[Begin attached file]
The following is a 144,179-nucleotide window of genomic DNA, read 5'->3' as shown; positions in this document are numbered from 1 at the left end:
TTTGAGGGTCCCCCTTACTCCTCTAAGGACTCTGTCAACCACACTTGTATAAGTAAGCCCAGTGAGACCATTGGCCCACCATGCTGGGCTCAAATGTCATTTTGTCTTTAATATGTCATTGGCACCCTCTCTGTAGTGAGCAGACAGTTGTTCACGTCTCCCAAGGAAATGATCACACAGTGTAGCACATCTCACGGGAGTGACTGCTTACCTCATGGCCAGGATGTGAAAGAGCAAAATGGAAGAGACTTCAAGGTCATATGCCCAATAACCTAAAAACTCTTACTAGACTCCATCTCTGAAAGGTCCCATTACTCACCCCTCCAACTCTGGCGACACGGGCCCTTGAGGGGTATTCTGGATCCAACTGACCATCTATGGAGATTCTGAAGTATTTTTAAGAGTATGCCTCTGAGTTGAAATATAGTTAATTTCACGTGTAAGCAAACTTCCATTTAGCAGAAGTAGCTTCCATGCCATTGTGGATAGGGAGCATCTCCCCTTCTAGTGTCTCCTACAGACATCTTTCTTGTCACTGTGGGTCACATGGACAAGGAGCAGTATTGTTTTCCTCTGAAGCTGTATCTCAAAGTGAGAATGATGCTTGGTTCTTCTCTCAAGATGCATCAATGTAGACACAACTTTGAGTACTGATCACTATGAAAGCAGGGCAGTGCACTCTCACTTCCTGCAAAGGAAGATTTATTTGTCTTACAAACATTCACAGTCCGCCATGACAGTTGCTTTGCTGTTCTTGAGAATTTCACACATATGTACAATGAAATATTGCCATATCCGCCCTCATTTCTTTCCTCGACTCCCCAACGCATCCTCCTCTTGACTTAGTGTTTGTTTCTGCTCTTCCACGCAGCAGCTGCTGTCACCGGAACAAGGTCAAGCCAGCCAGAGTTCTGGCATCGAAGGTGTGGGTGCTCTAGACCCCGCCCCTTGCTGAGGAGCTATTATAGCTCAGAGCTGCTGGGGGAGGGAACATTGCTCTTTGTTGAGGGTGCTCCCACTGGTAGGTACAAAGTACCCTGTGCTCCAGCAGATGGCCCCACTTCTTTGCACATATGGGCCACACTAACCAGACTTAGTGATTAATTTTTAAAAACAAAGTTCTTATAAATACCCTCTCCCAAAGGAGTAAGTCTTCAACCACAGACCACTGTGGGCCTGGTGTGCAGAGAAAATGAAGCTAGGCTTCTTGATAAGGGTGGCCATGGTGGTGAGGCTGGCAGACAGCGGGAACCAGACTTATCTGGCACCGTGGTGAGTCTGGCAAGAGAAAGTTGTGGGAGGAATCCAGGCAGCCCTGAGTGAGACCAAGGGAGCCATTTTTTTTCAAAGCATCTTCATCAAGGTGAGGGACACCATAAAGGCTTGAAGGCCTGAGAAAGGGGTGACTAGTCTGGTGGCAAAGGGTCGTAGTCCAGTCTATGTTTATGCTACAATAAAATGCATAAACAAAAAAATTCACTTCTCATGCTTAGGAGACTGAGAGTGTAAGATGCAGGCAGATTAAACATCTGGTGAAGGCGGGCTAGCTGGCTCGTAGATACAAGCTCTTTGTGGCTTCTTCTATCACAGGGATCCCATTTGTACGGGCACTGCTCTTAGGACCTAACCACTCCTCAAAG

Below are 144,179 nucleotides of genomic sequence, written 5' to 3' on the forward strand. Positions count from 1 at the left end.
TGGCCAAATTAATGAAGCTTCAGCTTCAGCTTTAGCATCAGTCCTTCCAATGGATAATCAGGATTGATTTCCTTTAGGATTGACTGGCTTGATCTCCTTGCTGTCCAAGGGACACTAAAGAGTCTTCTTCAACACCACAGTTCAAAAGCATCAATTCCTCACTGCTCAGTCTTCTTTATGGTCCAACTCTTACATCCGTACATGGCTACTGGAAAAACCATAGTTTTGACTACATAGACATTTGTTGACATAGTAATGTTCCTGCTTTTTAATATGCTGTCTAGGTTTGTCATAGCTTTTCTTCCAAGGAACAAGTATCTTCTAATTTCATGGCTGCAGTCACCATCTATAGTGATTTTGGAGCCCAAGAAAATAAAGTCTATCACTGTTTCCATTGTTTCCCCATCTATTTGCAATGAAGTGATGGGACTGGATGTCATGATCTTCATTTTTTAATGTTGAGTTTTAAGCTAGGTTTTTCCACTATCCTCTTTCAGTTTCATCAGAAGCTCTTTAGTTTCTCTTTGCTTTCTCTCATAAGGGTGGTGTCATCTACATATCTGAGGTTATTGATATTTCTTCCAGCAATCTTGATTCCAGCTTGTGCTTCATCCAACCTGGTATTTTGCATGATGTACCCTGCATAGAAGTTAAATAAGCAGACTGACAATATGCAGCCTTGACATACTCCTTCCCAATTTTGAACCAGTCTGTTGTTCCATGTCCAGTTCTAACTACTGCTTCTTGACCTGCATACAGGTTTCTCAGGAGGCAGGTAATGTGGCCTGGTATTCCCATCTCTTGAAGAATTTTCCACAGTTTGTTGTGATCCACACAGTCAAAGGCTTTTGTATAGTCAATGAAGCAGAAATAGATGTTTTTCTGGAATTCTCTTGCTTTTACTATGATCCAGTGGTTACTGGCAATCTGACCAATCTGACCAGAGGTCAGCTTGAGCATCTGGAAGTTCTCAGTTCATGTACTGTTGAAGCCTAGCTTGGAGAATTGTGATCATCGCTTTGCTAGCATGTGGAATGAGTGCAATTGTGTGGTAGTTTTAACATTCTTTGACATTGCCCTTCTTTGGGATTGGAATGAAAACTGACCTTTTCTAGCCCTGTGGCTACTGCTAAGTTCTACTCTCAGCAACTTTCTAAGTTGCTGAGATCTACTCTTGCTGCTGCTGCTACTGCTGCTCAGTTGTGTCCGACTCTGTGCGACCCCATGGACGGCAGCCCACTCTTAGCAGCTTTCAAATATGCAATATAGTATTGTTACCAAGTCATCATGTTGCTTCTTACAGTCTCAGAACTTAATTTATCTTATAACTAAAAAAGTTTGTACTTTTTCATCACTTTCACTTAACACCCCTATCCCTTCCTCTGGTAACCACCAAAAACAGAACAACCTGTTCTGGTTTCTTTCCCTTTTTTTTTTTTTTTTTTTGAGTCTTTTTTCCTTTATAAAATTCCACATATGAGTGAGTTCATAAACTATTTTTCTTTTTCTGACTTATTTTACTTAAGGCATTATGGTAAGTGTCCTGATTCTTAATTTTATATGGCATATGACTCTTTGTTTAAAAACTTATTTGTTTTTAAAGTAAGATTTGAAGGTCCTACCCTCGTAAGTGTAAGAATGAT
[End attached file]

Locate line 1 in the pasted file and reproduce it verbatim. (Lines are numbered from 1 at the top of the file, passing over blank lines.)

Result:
The following is a 144,179-nucleotide window of genomic DNA, read 5'->3' as shown; positions in this document are numbered from 1 at the left end: